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Geranium (Geranium spp.)

Synonyms/Common Names/Related Substances:

  • 3-Beta-caffeoyl-12-oleanen-28-oic acid, A-type proanthocyanidins, baby keeper cream, catechins, citronellol, citrosa plant, condensed tannins, cranesbill, epiafzelechin-(4beta-->8,2beta-->O-->7)-afzelechin (geranin A), epicatechin-(4beta-->8,2beta-->O-->7)-afzelechin (geranin B), flavonoids, Geraniaceae, Geranium incanum Burm., Geranium maculatum, Geranium nepalense, Geranium nepalense Sweet, Geranium niveum, geranium oil, Geranium robertianum, Geranium sanguineum L., Geranium sibiricum Linné, Geranium strictipes, Geranium sylvaticum, Geranium thunbergii Siebold ex Lindl. & Paxton,Geranium thunbergii, Geranium wallichianum, Geranium wallichianum D.Don ex Sweet, hyperin, isomenthone, linalool, mahuannin B, methyl gallate, plant volatile oils, polyphenolic acid, polyphenolic complex PC, proanthocyanidins, reynoutrin, rose geranium.
  • Note: Geranium is the common name for two genera, Geranium and Pelargonium, both of which are used as herbal supplements. This monograph discusses evidence regarding the use of the Geranium genus. However, many published papers do not mention genus of geranium used, which increases confusion in the field. A number of preclinical and clinical trials have studied the effects of Pelargonium (1;2;3;4;5;6;7).

Clinical Bottom Line/Effectiveness

Brief Background:

  • The genus Geranium includes 422 species of flowering plants found in temperate regions and mountainous regions in the tropics. The name "cranesbill" derives from the appearance of the seed heads, which have the same shape as the bill of a crane. The common name geranium is also used to refer to the genus Pelargonium, which is the form commonly used as bedding plants. The two species can be differentiated by their flowers, with Geranium having symmetrical flowers and Pelargonium having irregular petals. The subject of this monograph is the Geranium species.
  • Historically, all parts of the Geranium plant were used by Native Americans to treat various disorders, including diarrhea, excessive bleeding, and inflammatory disorders. It has also been used in perfumery and soap making.
  • Recent research has focused on the antimicrobial properties of Geranium spp. in vitro. In limited human research, geranium oil has been studied as a mosquito repellant. Results are conflicting, and it is not clear if the species used was Geranium.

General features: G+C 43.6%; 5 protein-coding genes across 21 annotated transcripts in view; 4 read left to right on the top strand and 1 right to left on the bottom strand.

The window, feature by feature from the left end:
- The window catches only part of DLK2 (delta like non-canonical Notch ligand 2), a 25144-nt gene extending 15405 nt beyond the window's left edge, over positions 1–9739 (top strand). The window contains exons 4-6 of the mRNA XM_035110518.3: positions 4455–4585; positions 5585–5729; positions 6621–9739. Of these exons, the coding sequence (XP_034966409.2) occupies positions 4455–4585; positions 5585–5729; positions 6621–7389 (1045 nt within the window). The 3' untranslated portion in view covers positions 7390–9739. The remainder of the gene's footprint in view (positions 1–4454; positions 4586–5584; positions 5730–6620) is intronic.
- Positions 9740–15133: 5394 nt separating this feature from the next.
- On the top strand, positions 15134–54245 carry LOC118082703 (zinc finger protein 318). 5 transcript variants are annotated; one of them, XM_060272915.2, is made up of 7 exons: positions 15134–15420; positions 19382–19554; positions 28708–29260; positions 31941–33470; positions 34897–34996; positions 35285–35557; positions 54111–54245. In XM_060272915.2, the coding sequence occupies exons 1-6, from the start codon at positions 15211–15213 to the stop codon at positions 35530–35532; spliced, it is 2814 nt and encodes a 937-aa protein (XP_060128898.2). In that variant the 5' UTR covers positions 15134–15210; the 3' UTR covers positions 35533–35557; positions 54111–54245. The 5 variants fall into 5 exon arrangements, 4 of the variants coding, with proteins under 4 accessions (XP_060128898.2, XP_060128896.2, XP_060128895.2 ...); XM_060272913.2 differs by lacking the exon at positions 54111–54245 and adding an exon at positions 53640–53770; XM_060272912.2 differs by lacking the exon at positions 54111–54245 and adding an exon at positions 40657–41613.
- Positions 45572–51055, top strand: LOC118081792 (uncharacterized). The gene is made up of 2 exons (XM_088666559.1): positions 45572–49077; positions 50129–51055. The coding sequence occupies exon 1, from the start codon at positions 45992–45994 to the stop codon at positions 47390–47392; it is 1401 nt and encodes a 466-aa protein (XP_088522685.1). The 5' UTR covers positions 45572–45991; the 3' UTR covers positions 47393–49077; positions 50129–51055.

Dosing/Toxicology

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Precautions/Contraindications

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Interactions

Most herbs and supplements have not been thoroughly tested for interactions with other herbs, supplements, drugs, or foods. The interactions listed below are based on reports in scientific publications, laboratory experiments, or traditional use. You should always read product labels. If you have a medical condition, or are taking other drugs, herbs, or supplements, you should speak with a qualified healthcare provider before starting a new therapy.

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Mechanism of Action

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History

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Evidence Table

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Evidence Discussion

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Products Studied

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Author Information

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References

Natural Standard developed the above evidence-based information based on a thorough systematic review of the available scientific articles. For comprehensive information about alternative and complementary therapies on the professional level, go to www.naturalstandard.com. Selected references are listed below.

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The information in this monograph is intended for informational purposes only, and is meant to help users better understand health concerns. Information is based on review of scientific research data, historical practice patterns, and clinical experience. This information should not be interpreted as specific medical advice. Users should consult with a qualified healthcare provider for specific questions regarding therapies, diagnosis and/or health conditions, prior to making therapeutic decisions.